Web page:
The Namaste Counsel


About Indian Music: The Raga

The cheers and clapping turned to laughter when Shankar announced that he had just finished tuning his instrument.

While most popular tunes in western music are only a few minutes long, Shankar performed at Woodstock with Ustad Alla Rakha on tabla (set of drums) for 40 minutes. In a minute fraction of the time it took most the concertgoers to get to Woodstock, Shankar made history by introducing ragas to the western world.

Allan Evans is an ethnomusicologist, music producer, and professor at Manhattan’s Mannes College of Music. He explains the composition and mood ranges of classic Indian music.

“A raga is melody,” says Evans. “There may be an absence of harmony. But there is a high degree of complexity and permutations.  From silence to unfolding. There are layers behind the scenes, and harmony is more subconscious. The bass sitar has the range of a grand piano.”

In speaking of the vast mood swings that ragas can engage, Evans says that you can take one piece of music and change emotion. “You break the silence with a drone. A row of string also rings out sympathetically. A flat note can express sadness. Moods and emotions are contrasting but related. That’s the basIs of ragas.”

Musicologist Allan Evans breaks down the components of a raga.

He explains that the alap is the first movement of a raga that starts with the first sound and can last an hour or more. “The alap is slow and has no rhythm. It is floating and shows you the capacity of music. It explores the range. By hitting a note low, it releases a rainbow of colors. Some play an evening of ragas until the sun comes up.”

The beat is established in the jor, partnered in a section with drumming on the tablas, their sounds varying between clapping, clinking, or sliding on the handheld kartals.

Balaram and Ashok Pathak are Evans’ favorite sitarists.

“The Pathaks plays around the beat, in syncopation. The way it moves from one melody to another is totally unpredictable. Balaram was an innovator who played overtones on sitar.”

Ragas start slow and increase to a frenetic pace and volume. The jhala is characterized by complete acceleration. Ancient Indian sitar players tended to rock their fingers with one moving hand on the strings, as opposed to “strumming,” adopted by Ravi Shankar.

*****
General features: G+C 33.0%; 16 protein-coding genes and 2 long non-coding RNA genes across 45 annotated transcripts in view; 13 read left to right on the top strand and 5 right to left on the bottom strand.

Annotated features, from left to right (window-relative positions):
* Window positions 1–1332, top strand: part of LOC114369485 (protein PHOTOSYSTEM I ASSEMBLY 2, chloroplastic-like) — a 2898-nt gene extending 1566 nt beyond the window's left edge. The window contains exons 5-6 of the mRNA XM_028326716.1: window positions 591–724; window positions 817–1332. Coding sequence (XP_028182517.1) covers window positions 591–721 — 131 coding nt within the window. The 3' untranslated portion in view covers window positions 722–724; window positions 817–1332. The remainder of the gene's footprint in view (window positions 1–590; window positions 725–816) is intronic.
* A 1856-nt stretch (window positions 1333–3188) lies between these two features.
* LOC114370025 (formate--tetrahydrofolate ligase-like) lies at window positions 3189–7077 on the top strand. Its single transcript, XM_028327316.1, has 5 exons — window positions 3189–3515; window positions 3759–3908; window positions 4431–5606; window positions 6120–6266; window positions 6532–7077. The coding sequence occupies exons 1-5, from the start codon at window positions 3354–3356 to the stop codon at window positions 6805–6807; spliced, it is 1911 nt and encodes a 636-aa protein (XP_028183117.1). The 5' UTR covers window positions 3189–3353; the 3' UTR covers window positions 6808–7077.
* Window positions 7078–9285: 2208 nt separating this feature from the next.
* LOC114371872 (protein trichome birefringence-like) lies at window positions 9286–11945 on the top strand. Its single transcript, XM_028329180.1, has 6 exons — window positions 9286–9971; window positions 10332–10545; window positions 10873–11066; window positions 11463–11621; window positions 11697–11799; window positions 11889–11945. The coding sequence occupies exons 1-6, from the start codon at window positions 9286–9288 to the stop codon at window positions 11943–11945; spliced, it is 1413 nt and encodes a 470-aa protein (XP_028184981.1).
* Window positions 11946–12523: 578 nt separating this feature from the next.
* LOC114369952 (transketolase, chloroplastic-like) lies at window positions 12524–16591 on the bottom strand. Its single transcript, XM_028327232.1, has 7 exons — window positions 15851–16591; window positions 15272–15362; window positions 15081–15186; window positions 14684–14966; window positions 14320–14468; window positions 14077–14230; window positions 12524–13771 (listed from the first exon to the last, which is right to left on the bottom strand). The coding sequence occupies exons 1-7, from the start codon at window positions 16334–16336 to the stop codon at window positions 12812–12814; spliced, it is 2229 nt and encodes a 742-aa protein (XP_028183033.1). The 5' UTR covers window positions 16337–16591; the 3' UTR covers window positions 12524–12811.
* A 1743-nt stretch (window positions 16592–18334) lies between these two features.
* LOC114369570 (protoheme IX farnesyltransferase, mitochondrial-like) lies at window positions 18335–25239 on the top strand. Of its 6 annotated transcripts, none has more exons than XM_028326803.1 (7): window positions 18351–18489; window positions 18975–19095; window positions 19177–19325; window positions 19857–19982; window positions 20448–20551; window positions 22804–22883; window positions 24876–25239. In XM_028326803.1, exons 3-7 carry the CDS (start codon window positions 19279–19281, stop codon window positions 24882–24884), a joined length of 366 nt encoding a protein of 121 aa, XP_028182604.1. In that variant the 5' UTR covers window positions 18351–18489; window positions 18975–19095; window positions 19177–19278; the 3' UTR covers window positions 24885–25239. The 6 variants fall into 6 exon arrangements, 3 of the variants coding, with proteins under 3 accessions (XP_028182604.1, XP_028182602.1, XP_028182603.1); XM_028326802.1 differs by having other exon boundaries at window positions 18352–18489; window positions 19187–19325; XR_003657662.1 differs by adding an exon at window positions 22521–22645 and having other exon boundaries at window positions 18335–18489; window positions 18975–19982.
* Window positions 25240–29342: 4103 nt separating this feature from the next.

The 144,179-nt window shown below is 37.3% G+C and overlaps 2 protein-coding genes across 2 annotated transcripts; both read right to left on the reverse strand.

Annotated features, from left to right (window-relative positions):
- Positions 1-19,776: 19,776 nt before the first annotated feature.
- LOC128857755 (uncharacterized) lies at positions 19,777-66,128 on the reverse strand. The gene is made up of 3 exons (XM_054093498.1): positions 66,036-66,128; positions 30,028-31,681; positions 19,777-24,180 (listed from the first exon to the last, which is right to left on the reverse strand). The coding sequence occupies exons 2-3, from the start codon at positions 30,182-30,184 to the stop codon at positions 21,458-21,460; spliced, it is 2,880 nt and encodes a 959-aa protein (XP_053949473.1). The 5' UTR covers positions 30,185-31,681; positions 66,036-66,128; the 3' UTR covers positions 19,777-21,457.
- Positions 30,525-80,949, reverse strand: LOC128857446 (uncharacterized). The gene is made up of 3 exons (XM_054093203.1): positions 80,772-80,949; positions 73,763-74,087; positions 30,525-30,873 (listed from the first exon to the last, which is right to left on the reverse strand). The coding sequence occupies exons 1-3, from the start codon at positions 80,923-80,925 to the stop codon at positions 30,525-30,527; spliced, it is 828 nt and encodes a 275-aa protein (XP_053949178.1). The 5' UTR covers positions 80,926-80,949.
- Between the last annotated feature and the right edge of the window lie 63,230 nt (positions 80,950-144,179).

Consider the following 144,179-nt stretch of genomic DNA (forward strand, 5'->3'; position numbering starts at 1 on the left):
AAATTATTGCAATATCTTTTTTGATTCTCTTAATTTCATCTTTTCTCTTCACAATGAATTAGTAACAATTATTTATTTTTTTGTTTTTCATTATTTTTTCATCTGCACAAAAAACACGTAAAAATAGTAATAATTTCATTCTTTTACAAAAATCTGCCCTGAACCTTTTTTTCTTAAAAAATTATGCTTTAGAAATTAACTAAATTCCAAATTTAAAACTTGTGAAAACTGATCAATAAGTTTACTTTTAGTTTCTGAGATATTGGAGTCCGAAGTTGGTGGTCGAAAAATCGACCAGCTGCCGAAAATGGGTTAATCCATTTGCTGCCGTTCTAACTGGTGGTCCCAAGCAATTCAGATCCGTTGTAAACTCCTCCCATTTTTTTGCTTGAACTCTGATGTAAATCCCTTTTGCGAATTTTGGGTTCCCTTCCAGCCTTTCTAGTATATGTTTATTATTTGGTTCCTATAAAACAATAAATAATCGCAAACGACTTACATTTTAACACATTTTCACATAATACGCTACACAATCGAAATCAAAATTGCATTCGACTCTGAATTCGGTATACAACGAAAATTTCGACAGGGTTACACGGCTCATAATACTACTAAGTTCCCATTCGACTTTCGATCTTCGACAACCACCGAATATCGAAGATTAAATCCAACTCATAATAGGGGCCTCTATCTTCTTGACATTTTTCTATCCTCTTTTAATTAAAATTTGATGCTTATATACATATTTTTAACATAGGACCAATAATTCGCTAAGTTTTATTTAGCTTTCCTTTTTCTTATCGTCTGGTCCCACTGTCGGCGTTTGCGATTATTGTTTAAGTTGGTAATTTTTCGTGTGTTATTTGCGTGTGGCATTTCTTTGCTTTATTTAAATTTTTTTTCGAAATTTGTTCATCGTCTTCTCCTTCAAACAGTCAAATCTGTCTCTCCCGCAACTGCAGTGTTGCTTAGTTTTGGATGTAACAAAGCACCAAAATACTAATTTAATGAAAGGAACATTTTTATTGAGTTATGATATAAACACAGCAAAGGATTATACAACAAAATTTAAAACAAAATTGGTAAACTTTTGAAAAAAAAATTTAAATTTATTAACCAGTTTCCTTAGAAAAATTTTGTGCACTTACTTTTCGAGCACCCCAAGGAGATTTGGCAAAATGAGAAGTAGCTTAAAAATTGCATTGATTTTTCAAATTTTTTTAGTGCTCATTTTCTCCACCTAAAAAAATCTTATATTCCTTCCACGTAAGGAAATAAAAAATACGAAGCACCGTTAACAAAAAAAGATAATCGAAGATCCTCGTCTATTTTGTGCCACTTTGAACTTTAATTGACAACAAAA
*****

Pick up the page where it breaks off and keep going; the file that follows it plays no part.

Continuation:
In kirtan (singing of devotional music) this is the time when the chanting reaches its climax. People may jump up in the air to the ecstatic sounds of the instruments.

Speaking Through the Tabla

During vilambit the sitar plays the melody, and the drummer warms up. The tabla player may have an improv solo, and then an exchange. Evans showcases the artistry of Alla Rakha as an example of a master tabla player. Rakha, one of the foremost percussionists in world music, and father of an accomplished tabla player, says “every sound of tabla is its own syllable.” Rakha speaks through his tabla, emitting a different sound with every syllable, or hit to his drums.

Even more exemplary than talking through hand rhythms, Evans says tabla players can play a cycle lasting up to an auspicious 108 beats, whereas most beat cycles are just ten or under.

The number 108 is common for yogis. Mantras are traditionally repeated 108 times, yogis complete 108 sun salutations during the solstice, and mala beads (and rosaries) have 108 stones. What seems inexplicable is that the distance between the earth and the moon is 108 times the moon’s diameter. The diameter of the sun is 108 times the diameter of the earth. The body has 108 main nadis (meridians/channels).

The stamp of the ancient Hindustani rishis — and musicians — lingers, in our society and in our hearts.

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